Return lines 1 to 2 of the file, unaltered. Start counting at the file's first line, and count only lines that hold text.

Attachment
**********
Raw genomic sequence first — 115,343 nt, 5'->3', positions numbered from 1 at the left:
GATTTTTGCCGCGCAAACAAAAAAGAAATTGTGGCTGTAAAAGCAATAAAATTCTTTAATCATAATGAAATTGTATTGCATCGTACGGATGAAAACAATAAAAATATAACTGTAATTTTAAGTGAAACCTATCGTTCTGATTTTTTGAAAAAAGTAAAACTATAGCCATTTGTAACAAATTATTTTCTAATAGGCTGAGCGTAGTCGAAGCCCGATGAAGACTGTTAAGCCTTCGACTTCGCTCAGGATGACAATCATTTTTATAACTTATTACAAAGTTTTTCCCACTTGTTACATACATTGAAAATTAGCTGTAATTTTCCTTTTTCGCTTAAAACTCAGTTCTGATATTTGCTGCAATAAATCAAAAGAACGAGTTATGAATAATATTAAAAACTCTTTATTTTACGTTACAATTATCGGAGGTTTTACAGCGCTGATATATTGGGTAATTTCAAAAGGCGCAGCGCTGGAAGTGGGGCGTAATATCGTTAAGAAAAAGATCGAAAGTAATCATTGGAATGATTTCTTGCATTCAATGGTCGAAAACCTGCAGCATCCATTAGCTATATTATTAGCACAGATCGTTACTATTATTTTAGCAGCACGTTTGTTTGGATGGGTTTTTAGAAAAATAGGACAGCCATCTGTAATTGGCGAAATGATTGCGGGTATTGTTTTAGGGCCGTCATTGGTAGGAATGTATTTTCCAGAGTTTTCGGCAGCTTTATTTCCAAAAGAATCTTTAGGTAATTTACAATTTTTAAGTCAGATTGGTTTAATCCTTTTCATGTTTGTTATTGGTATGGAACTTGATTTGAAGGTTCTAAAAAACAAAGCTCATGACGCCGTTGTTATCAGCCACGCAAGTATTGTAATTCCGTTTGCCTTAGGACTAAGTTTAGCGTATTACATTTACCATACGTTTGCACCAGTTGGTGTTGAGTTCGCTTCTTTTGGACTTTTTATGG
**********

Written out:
Raw genomic sequence first — 115,343 nt, 5'->3', positions numbered from 1 at the left:
GATTTTTGCCGCGCAAACAAAAAAGAAATTGTGGCTGTAAAAGCAATAAAATTCTTTAATCATAATGAAATTGTATTGCATCGTACGGATGAAAACAATAAAAATATAACTGTAATTTTAAGTGAAACCTATCGTTCTGATTTTTTGAAAAAAGTAAAACTATAGCCATTTGTAACAAATTATTTTCTAATAGGCTGAGCGTAGTCGAAGCCCGATGAAGACTGTTAAGCCTTCGACTTCGCTCAGGATGACAATCATTTTTATAACTTATTACAAAGTTTTTCCCACTTGTTACATACATTGAAAATTAGCTGTAATTTTCCTTTTTCGCTTAAAACTCAGTTCTGATATTTGCTGCAATAAATCAAAAGAACGAGTTATGAATAATATTAAAAACTCTTTATTTTACGTTACAATTATCGGAGGTTTTACAGCGCTGATATATTGGGTAATTTCAAAAGGCGCAGCGCTGGAAGTGGGGCGTAATATCGTTAAGAAAAAGATCGAAAGTAATCATTGGAATGATTTCTTGCATTCAATGGTCGAAAACCTGCAGCATCCATTAGCTATATTATTAGCACAGATCGTTACTATTATTTTAGCAGCACGTTTGTTTGGATGGGTTTTTAGAAAAATAGGACAGCCATCTGTAATTGGCGAAATGATTGCGGGTATTGTTTTAGGGCCGTCATTGGTAGGAATGTATTTTCCAGAGTTTTCGGCAGCTTTATTTCCAAAAGAATCTTTAGGTAATTTACAATTTTTAAGTCAGATTGGTTTAATCCTTTTCATGTTTGTTATTGGTATGGAACTTGATTTGAAGGTTCTAAAAAACAAAGCTCATGACGCCGTTGTTATCAGCCACGCAAGTATTGTAATTCCGTTTGCCTTAGGACTAAGTTTAGCGTATTACATTTACCATACGTTTGCACCAGTTGGTGTTGAGTTCGCTTCTTTTGGACTTTTTATGG